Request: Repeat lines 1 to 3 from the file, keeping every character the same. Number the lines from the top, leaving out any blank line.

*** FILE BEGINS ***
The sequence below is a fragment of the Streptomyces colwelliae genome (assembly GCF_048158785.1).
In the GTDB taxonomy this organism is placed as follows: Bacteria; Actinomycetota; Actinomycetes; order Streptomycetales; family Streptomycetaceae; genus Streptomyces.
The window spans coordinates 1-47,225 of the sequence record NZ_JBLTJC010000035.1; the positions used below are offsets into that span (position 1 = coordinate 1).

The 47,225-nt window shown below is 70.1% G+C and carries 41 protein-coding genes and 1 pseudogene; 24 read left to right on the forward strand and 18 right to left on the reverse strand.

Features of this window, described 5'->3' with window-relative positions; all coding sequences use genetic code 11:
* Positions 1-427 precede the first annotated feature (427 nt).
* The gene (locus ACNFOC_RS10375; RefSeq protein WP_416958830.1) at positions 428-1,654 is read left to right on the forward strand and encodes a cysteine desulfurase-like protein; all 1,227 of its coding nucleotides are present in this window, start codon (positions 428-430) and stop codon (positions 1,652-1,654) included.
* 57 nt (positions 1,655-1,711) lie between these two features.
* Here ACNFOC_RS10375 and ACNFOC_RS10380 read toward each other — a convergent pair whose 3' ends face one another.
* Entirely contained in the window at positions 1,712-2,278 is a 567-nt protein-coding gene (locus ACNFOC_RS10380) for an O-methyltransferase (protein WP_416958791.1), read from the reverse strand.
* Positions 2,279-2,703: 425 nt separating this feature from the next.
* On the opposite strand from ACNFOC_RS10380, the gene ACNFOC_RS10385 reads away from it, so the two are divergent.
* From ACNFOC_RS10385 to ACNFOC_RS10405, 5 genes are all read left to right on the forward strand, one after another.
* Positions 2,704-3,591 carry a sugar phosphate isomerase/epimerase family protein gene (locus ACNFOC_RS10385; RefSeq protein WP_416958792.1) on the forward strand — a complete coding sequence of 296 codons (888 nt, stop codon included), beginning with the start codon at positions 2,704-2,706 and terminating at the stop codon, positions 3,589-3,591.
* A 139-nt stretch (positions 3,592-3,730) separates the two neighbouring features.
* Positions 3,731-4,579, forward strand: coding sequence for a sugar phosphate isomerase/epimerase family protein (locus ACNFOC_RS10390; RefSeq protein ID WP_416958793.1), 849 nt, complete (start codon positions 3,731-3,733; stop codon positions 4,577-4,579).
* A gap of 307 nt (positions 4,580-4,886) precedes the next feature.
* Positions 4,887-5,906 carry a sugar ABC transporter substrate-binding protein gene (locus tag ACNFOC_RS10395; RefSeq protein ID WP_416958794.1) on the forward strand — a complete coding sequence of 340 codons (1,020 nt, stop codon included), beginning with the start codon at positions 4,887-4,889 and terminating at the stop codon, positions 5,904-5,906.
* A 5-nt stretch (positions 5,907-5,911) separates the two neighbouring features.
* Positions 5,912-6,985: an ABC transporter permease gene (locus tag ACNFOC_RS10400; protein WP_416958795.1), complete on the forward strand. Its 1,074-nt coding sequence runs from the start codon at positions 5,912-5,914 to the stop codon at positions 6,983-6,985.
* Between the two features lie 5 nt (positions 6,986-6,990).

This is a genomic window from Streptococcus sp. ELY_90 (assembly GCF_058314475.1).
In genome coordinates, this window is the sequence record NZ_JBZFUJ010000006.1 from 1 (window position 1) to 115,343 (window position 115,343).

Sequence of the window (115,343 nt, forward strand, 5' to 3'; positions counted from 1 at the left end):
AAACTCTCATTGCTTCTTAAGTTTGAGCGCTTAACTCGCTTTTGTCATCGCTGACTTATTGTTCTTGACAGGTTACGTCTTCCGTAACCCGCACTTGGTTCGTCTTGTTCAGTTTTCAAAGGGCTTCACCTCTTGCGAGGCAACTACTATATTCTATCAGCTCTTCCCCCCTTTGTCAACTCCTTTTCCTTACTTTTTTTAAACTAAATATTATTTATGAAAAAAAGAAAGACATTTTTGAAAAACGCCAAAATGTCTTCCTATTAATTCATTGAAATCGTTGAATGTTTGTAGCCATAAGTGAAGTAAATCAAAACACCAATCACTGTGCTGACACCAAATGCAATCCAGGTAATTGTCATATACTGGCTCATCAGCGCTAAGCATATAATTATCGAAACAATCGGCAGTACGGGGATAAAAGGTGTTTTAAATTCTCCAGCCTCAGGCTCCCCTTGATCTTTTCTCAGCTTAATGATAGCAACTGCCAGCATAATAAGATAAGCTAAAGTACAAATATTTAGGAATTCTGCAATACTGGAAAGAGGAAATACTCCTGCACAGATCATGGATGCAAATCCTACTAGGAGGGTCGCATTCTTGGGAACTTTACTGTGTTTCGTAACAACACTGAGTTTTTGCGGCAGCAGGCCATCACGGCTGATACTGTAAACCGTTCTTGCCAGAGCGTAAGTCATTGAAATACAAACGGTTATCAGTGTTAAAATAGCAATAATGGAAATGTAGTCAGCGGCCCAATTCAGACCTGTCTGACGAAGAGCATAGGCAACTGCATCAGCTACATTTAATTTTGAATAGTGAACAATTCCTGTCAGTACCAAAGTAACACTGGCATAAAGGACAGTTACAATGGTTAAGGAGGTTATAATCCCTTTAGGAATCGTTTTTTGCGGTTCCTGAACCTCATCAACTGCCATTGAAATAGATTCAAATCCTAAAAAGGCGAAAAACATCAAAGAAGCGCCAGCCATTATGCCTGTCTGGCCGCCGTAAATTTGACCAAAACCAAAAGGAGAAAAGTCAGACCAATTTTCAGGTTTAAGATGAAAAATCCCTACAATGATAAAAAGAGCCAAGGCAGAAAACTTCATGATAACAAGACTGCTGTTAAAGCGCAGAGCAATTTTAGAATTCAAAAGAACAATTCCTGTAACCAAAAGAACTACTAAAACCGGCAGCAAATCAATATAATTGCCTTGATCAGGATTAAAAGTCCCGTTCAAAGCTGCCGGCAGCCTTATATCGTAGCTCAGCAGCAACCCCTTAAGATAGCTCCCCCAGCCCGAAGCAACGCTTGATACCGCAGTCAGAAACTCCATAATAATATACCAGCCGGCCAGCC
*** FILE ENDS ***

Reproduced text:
The sequence below is a fragment of the Streptomyces colwelliae genome (assembly GCF_048158785.1).
In the GTDB taxonomy this organism is placed as follows: Bacteria; Actinomycetota; Actinomycetes; order Streptomycetales; family Streptomycetaceae; genus Streptomyces.
The window spans coordinates 1-47,225 of the sequence record NZ_JBLTJC010000035.1; the positions used below are offsets into that span (position 1 = coordinate 1).